Choose Your Weapon [TITW Part 2]

Planning phase (or procrastinating as it is allowing me to put this sock knitting thing off for a bit longer).

Before starting a knitting project there is a certain amount of planning required.  This might be my favorite time because I see my finished project only in my imagination–and it is always amazing–before being faced with any of the grim realities.  The which comes first, yarn or pattern, is a chicken and egg thing.  Sometimes it starts with finding a pattern to match a yarn and sometimes it starts with finding a yarn to match a pattern.  Chances are, in spite of the size of one’s pattern library and number of bins storing one’s yarn stash, having the one will lead to the purchasing of the other.  But this project starts happily for my pocketbook with a free pattern in a free KAL [knit along] class and re-gifted yarn from the shelf.  The next decision is which set of sticks are going to shape the string.

The first weapons were probably sharp sticks and fist-sized rocks.  Although my ball of yarn would work well as an item to pitch, hopefully I will not feel inclined to hurl it across the room during the course of this project. But I do need a set of sharp sticks. When it comes to knitting, I am totally into metal needles but this may be the time to stop rocking and rolling the heavy metal and become a mellow tree hugger.  Having passed through the many phases of bamboo, plastic, exotic woods, nickel, steel, straights, and circulars, I reach first for Signature Stilettos. The thought of knitting with tools called “stilettos” alone might be enough to make them my preference, but those brightly colored finger piercing sharp lovelies are what I reach for first and enjoy using the most.  If they came in size 0 or 1 the discussion would stop right here; I would grab one or two of them and use the other methods for knitting in the round–magic loop or knitting with 2 circulars–and abandon the notion of trying DPNs [double pointed needles].  This experiment would be at an end.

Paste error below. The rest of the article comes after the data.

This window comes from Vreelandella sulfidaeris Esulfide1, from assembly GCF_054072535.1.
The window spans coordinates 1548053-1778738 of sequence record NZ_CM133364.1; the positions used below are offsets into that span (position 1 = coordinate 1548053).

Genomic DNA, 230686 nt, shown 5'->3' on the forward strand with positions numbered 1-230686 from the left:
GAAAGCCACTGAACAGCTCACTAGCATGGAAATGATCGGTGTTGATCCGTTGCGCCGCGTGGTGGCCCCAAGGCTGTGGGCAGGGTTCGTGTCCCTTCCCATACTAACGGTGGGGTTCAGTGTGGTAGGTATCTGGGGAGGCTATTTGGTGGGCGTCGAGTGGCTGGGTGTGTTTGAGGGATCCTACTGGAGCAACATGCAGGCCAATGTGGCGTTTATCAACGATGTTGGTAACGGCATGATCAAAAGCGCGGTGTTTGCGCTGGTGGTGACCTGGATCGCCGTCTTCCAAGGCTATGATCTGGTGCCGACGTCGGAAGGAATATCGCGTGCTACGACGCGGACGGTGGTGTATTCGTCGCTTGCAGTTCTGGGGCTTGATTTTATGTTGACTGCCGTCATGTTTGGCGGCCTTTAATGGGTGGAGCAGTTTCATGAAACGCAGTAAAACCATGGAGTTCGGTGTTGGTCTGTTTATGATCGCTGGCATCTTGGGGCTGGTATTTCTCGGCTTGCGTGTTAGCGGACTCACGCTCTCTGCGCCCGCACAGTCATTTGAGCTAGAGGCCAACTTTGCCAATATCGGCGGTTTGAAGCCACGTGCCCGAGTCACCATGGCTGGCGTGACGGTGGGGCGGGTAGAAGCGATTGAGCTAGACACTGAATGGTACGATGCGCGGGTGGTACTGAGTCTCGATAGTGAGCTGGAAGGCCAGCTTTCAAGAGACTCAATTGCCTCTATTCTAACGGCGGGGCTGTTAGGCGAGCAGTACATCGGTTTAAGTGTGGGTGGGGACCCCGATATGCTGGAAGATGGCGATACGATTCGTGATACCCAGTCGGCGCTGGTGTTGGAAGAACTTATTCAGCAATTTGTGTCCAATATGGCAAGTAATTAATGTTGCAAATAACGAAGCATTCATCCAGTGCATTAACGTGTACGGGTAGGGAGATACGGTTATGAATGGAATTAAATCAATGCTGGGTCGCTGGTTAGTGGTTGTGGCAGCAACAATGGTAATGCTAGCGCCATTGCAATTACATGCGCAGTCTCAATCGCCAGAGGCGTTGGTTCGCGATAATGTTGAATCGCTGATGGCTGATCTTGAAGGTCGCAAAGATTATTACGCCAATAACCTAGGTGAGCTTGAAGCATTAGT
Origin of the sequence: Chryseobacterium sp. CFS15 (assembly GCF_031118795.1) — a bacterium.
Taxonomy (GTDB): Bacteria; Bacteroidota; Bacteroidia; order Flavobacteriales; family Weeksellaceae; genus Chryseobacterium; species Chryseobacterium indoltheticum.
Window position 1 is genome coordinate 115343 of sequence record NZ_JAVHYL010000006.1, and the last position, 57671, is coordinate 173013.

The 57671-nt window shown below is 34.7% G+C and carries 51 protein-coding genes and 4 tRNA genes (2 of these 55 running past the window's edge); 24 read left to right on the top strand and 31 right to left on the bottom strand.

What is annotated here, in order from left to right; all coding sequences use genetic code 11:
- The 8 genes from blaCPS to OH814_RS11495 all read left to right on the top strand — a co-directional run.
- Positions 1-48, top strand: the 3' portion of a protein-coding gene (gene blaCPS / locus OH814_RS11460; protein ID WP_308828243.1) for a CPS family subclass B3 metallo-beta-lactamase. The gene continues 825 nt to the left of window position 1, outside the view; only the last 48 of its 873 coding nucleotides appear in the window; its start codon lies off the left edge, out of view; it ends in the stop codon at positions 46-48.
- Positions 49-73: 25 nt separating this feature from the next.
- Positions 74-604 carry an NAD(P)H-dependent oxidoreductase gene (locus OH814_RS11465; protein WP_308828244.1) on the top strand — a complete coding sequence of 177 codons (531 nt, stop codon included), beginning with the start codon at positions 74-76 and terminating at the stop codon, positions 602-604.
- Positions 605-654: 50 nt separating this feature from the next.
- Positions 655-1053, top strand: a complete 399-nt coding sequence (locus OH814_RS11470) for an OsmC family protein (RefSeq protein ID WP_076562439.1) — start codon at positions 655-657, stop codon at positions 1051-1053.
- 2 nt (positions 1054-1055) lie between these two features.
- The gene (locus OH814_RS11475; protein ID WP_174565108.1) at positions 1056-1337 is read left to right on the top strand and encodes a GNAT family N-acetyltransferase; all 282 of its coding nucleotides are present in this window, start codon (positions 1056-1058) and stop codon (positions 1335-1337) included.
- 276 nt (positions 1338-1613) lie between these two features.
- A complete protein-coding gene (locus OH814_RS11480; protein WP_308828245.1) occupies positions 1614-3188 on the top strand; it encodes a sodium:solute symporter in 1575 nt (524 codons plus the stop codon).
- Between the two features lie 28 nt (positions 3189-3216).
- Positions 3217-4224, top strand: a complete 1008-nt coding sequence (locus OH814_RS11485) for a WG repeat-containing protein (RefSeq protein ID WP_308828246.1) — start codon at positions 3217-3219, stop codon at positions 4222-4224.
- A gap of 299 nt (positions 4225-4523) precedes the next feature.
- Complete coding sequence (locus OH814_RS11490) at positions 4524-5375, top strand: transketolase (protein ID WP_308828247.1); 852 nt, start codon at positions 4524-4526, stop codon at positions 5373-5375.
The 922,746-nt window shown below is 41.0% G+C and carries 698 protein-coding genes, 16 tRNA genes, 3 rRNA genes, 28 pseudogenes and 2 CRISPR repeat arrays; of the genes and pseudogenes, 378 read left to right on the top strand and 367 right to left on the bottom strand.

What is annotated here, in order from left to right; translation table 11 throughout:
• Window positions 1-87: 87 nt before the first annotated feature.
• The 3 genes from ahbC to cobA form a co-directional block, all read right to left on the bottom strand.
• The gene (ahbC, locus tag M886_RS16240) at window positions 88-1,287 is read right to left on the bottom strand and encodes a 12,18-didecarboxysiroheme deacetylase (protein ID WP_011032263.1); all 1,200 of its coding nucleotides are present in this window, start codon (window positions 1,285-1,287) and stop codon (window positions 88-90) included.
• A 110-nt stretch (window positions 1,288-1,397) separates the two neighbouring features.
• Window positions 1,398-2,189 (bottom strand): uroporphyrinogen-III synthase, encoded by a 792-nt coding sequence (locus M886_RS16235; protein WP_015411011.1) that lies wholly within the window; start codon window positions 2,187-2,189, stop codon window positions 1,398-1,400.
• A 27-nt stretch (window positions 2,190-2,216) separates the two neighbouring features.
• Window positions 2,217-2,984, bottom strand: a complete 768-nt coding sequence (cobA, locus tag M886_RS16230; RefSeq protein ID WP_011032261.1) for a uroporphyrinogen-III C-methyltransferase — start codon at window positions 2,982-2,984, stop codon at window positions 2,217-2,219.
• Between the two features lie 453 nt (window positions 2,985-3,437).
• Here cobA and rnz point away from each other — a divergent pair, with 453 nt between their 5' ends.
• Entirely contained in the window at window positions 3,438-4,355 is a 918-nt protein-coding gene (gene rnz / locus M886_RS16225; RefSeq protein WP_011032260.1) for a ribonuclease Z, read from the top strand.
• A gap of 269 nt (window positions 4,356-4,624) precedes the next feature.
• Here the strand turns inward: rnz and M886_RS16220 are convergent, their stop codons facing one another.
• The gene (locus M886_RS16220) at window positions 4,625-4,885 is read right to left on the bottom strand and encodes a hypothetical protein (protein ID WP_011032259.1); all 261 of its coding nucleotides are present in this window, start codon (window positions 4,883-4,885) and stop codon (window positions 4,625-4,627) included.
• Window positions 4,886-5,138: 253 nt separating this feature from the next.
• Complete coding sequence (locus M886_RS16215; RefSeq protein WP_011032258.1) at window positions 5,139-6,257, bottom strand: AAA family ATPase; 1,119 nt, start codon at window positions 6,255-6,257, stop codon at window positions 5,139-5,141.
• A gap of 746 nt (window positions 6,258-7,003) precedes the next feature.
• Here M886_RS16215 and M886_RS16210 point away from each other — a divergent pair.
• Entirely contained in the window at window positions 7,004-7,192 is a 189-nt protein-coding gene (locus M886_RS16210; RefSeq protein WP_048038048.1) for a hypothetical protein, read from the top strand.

Those short little DPNs are going to feel awkward at first so I am going from Led Zeppelin to Dan Fogleberg, putting aside the slick metal and going for the less slippery woods.  That eliminates all the metal options, but thankfully my needle stash included a few options to try beyond the usual Clover bamboo. I started first with Brittany which were very nice but I think better for a slippery yarn; they were a bit too tacky and points too dull for the yarn I am using.  I next tried both the everyday Knitter’s Pride and the Mercedes of the needlecraft world, Dyakraft’s handcrafted wooden needles.  Either of those needles–with just the slightest preference for the Dyakraft–would have been a fine choice, but in the end the ones I felt most comfortable with for a combination of smoothness and sharpness were the Lantern Moon Sock Sticks, if one can call the feel of any set of size 0 itty bitty tiny sticks “comfortable”.

In the process of trying needles, I used different sizes and created a gauge swatch to calculate the number of stitches per inch each size needle produced with my yarn. Gauge swatches are one of those oft hated and scorned necessities, but without matching the size of my stitches to those specified in the pattern I would be doomed to failure.  I do remember my first pair of mutant, oversized socks and lesson learned.  This time the aim is for Golidlocks socks, not too big and not to small but just right.

Having reached the decision on which needles to use for this project I did what any reasonable knitter would do at that moment…I immediately went online and ordered more of them in different sizes.  Yes, I do harbor the illusion that I will have success and do this again.  And when I do, I will have the needles, in whatever size necessary, ready and waiting in my tool kit. I view it as optimism, not as hoarding.  As with patterns and yarns, it is all about planning for that magical day when I enter my workroom and find the pattern that matches the yarn that matches the needles. It could happen.  One day.

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